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View Full Version : Junot Diaz is coming to my campus! I'm so nervous



BlueLucario
03-24-2009, 07:51 PM
If you guys want to know who Junot Diaz is, he's the guy who wrote the book that's on my avatar. He's coming tonight and tommorow, and I don't have any questions for him. I'm sort of nervous. I am currently reading his book for classwork.

If you were actually meeting a well respected author, what would you say to him/her? What would you ask her?

Fox The Cave
03-24-2009, 07:56 PM
Can I borrow your agent?

dreamsofnever
03-24-2009, 08:11 PM
That's awesome, Blue!

I would ask about the writing process, and I would ask about how he got into the publishing business.

If I liked the book, I would probably ask about how he got the idea for the book.

Is there anything you WANT to know about the publishing industry or the author in general?

Stew21
03-24-2009, 08:24 PM
Junot Diaz won the Pulitzer Prize for literature in 2007 for his novel The Brief Wondrous Life of Oscar Wao. It is an amazing book and he is a very skilled writer. if i met him, I confess I'd be star-struck.

If I met him I'd ask him about voicing his characters. He's very talented at giving a unique voice to his characters. Ask him about that process.
I'd also ask him about the time he took between the publication of Drown and his novel, ...Oscar Wao. Oscar came along 10 years after Drown.
You might want to ask him about teaching at MIT also, and balancing working at teaching and his own personal writing time.

You can go to www.NPR.org and do a search on Junot Diaz. They have some audio of one of his readings. You can also find him on YouTube if you want to see him and listen to him speak. It might make you less nervous to see what his sessions are like prior to meeting him.

BlueLucario
03-24-2009, 08:26 PM
I'd also like to know how many books it took him to get published.

How long did it take him to finish his first book? All that stuff.

dreamsofnever, are you talking about the stages in the writing process?

Stew21
03-24-2009, 08:29 PM
He had short stories in publications for a long while. His agent represents short story authors for collections of their work. Oscar Wao was his first novel.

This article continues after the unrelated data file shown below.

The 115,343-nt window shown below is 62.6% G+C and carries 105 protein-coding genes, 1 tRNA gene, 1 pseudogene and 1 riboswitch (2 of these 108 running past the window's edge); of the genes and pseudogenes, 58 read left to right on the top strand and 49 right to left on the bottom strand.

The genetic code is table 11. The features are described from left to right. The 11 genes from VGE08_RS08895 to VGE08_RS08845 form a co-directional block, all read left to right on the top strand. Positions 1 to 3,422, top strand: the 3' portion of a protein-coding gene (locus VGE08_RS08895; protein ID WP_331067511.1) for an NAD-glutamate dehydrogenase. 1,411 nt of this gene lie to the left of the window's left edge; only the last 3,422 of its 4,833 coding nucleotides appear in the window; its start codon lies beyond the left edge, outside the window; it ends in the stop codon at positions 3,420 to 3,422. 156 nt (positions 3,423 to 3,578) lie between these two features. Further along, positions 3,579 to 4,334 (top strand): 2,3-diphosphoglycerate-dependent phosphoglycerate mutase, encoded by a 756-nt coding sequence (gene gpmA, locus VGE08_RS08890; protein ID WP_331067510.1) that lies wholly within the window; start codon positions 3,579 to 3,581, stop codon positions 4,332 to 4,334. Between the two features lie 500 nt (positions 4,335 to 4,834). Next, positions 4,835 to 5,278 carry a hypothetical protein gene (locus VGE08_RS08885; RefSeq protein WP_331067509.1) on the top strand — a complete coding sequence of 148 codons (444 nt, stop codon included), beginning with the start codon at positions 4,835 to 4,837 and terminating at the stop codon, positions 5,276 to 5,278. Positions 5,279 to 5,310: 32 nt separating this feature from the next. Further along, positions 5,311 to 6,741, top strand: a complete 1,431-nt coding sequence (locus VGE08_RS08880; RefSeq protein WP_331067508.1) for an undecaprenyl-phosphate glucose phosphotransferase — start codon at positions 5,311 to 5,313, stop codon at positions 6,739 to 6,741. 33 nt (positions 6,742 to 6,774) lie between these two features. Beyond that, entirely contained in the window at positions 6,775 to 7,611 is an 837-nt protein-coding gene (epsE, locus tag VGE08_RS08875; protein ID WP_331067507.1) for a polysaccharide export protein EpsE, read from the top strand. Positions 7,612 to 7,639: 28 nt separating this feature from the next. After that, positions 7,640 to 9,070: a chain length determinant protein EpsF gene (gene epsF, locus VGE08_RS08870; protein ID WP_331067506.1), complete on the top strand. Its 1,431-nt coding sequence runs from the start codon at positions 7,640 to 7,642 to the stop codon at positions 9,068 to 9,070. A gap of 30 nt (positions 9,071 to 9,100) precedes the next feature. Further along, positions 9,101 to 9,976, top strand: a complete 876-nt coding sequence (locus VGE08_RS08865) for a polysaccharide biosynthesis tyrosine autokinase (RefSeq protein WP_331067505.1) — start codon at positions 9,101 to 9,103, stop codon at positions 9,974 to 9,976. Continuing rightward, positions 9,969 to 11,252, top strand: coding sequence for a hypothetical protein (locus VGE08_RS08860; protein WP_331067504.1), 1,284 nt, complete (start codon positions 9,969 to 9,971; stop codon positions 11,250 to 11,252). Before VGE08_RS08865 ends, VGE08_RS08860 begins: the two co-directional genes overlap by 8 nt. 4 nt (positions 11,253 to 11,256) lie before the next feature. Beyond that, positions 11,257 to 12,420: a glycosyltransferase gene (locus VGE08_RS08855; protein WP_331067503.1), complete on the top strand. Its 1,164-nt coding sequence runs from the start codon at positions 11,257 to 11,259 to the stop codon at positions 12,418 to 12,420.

do a search on line to find out more about him, it might help you come up with questions.

James81
03-24-2009, 08:45 PM
Junot Diaz won the Pulitzer Prize for literature in 2007 for his novel The Brief Wondrous Life of Oscar Wao. It is an amazing book

That is the first book I have, in a LONNNG time, slammed shut and quit about 50 pages into it. What a terrible, terrible, terrible book.

Mr. Anonymous
03-24-2009, 08:48 PM
That is the first book I have, in a LONNNG time, slammed shut and quit about 50 pages into it. What a terrible, terrible, terrible book.
Obviously, a lot of people disagree. ;)

Sounds like a great opportunity blue! I confess I am a little jealous.

Stew21
03-24-2009, 08:48 PM
Well that's certainly an opinion, James. I happen to have a different one. :)

James81
03-24-2009, 08:49 PM
Obviously, a lot of people disagree. ;)



Well, obviously. I'm about half tempted to check it out of the library again and try to force myself to finish it just to see what the heck people saw in it.

Stew21
03-24-2009, 08:57 PM
Here's an excerpt, Blue:

http://www.npr.org/templates/story/story.php?storyId=95836721


and if you click the "Listen" link on this one you can hear him.

http://www.npr.org/templates/story/story.php?storyId=95764750 (to hear part of Wao, go to about minute 15)

Ken
03-24-2009, 09:00 PM
... just be thankful that Wao's life was brief, James. Otherwise you'd really have a lot of reading to do ;-) // I'm sure it's a terrific book, though. Pulitzer Prizes are only awarded to the best of the best. // ps Really cool Blue. Enjoy :-)

James81
03-24-2009, 09:03 PM
I'm sure it's a terrific book, though. Pulitzer Prizes are only awarded to the best of the best.

Heh, that's kind of why I wanted to read it.